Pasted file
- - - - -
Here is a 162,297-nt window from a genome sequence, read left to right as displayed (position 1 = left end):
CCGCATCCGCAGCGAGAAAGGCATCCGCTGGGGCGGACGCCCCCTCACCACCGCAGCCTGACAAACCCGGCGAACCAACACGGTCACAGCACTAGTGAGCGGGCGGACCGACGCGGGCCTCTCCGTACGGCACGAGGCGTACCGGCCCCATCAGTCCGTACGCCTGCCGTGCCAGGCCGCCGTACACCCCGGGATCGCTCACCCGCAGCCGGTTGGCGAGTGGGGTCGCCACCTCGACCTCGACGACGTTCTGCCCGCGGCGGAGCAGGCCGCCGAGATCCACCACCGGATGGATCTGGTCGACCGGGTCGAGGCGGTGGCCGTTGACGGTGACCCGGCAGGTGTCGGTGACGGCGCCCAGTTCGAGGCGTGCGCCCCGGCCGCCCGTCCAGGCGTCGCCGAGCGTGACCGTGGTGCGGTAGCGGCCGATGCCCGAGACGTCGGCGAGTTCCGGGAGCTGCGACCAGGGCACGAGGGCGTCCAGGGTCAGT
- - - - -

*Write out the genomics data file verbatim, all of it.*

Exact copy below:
Here is a 162,297-nt window from a genome sequence, read left to right as displayed (position 1 = left end):
CCGCATCCGCAGCGAGAAAGGCATCCGCTGGGGCGGACGCCCCCTCACCACCGCAGCCTGACAAACCCGGCGAACCAACACGGTCACAGCACTAGTGAGCGGGCGGACCGACGCGGGCCTCTCCGTACGGCACGAGGCGTACCGGCCCCATCAGTCCGTACGCCTGCCGTGCCAGGCCGCCGTACACCCCGGGATCGCTCACCCGCAGCCGGTTGGCGAGTGGGGTCGCCACCTCGACCTCGACGACGTTCTGCCCGCGGCGGAGCAGGCCGCCGAGATCCACCACCGGATGGATCTGGTCGACCGGGTCGAGGCGGTGGCCGTTGACGGTGACCCGGCAGGTGTCGGTGACGGCGCCCAGTTCGAGGCGTGCGCCCCGGCCGCCCGTCCAGGCGTCGCCGAGCGTGACCGTGGTGCGGTAGCGGCCGATGCCCGAGACGTCGGCGAGTTCCGGGAGCTGCGACCAGGGCACGAGGGCGTCCAGGGTCAGT